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Reproductive Ethics


Reproductive Ethics. 3/15/04. Schedule. Papers. Understanding the Technology. Ethical Issues ... bonus, additional ethical issues are raised.) Ethical Questions ... – PowerPoint PPT presentation

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Title: Reproductive Ethics

Reproductive Ethics
  • 3/15/04

  • Papers
  • Understanding the Technology
  • Ethical Issues

Reflection 3
Reproductive Technology
  • Artificial Insemination
  • In Vitro Fertilization
  • Surrogacy
  • Freezing Sperm
  • Freezing Embryos
  • Freezing Eggs
  • (Cloning)

Artificial Insemination
  • Essentially, sperm (either from the husband or
    some other donor) is injected into the
    reproductive tract of the intended mother.
  • Used most commonly when there are concerns about
    male infertility.
  • The sperm can be washed first to ensure that
    there is a high concentration of sperm.

Artificial Insemination
  • Actually a general term, not a specific
  • The most common procedure is intrauterine
    insemination (IUI), where the sperm is inserted
    directly into the uterus, so as to avoid possible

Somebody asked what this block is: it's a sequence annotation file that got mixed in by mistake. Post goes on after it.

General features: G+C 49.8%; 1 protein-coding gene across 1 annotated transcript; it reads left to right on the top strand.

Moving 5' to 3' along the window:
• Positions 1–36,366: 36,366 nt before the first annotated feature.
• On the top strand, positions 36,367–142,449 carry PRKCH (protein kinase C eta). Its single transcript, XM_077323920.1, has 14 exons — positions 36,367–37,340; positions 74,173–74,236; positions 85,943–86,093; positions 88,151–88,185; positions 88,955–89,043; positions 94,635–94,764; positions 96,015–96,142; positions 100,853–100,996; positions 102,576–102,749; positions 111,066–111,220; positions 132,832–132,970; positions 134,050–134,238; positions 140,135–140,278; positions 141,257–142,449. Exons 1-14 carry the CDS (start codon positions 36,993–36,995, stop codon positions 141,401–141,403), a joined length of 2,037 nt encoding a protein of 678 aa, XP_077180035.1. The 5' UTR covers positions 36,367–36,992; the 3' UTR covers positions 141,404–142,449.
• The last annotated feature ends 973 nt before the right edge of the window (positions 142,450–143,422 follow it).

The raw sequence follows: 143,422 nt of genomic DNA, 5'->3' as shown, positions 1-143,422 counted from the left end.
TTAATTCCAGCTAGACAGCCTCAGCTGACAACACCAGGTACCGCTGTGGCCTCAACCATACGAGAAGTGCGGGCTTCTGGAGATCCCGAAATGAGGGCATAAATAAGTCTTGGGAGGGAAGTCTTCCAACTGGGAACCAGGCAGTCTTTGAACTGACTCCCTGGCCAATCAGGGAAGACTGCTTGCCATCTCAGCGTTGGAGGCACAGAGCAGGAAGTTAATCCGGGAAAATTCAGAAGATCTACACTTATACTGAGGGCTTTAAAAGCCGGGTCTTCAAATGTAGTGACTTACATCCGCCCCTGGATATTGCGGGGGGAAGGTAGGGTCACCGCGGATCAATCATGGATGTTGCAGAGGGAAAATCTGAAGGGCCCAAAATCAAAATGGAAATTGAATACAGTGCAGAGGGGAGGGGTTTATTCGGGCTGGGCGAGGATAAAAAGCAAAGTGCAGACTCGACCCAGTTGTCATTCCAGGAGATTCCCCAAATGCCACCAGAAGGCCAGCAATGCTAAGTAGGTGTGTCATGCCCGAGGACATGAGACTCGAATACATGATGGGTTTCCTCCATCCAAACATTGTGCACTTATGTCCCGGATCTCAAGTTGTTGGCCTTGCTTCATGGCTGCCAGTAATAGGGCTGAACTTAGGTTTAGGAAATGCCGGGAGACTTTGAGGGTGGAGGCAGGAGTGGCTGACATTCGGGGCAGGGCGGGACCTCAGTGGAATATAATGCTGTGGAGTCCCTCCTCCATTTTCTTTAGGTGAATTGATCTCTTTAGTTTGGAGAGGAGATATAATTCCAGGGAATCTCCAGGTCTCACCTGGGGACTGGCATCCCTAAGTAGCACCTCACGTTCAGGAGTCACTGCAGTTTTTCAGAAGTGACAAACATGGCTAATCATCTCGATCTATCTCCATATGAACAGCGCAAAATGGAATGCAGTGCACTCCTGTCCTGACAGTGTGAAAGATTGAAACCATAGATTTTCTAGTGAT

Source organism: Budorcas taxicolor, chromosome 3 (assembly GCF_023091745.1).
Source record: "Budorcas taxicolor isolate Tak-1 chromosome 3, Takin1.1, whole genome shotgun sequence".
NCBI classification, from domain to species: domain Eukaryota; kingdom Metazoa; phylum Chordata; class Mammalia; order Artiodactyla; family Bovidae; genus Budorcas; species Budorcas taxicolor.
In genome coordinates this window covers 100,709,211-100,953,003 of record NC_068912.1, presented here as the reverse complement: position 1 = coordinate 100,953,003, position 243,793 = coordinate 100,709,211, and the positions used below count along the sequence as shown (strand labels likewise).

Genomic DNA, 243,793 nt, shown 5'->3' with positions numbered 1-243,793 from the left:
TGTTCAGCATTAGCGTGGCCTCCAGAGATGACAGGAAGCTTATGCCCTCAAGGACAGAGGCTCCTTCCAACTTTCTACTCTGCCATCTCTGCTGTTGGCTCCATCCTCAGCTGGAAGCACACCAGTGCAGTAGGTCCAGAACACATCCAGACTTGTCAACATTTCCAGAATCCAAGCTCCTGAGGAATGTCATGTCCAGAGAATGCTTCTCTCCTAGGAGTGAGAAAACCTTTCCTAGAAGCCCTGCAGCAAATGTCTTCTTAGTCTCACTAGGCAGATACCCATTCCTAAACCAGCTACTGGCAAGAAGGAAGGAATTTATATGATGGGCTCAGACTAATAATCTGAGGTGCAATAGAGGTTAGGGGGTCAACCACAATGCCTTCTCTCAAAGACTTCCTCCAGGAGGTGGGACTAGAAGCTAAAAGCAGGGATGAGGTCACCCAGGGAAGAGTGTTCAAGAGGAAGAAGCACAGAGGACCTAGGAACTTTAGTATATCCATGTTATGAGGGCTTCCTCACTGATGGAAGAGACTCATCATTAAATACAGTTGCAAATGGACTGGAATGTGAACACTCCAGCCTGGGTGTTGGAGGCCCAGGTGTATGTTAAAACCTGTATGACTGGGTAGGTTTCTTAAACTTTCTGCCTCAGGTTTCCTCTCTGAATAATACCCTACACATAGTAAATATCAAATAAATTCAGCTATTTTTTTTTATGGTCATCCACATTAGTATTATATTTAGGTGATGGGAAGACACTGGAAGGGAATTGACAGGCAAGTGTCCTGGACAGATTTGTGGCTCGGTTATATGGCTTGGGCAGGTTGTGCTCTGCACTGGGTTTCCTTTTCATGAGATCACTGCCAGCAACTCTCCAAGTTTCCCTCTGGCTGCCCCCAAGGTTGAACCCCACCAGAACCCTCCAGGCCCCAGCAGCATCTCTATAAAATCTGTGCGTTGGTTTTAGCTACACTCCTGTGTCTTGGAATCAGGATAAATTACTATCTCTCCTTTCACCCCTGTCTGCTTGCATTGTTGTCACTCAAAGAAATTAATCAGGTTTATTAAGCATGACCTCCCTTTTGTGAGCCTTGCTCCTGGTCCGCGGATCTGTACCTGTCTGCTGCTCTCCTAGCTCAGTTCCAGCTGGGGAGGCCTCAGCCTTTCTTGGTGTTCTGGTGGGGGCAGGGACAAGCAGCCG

problems with the cervix.

Artificial Insemination
  • IUI has a success rate of about 15-20, and is
    fairly quick.
  • A major disadvantage is that the doctor cannot
    tell if insemination has been successful because
    it occurs in the body.

Artificial Insemination
  • Another procedure, intracytoplasmic sperm
    injection (ICSI) involves injecting a single
    sperm by pipette into an egg.
  • ICSI allows men with very low sperm counts to
  • Can be done in utero, but is becoming more common
    in vitro.

In Vitro Fertilization
  • In these processes, sperm and eggs are combined
    outside the body, and reinserted after it is
    clear that insemination has occurred.
  • The most common sign that insemination is
    successful is when the egg has divided into an
    eight-celled organism. This is the point that
    the egg(s) are reinserted.

In Vitro Fertilization
  • Depending on the procedure used, can cost between
    5,000 and 12,000 an attempt.
  • The rate of success for IVF varies from clinic to
    clinic, and procedure to procedure, but the
    national average is about 34 (measured in terms
    of babies per egg retrieval.)

  • Gamete Intrafallopian Transfer (GIFT) is a hybrid
    of IVF and AI.
  • Eggs and sperm are both retrieved from the
    potential parents, and screened for problems.
  • The sperm and eggs are then placed in a catheter
    together and inserted directly into one the
    womans fallopian tubes.

  • Since the eggs are withdrawn from the body first,
    GIFT is similar to in vitro, but since the
    fertilization occurs in the body it is like AI.
  • Some find this preferable to traditional IVF,
    because there is no question about what to do
    with excess embryos.

  • Surrogacy is when the potential parents have
    someone other than the eventual mother carry the
    child to term.
  • This can be done with AI, or IVF, and can utilize
    either the eventual mothers eggs, the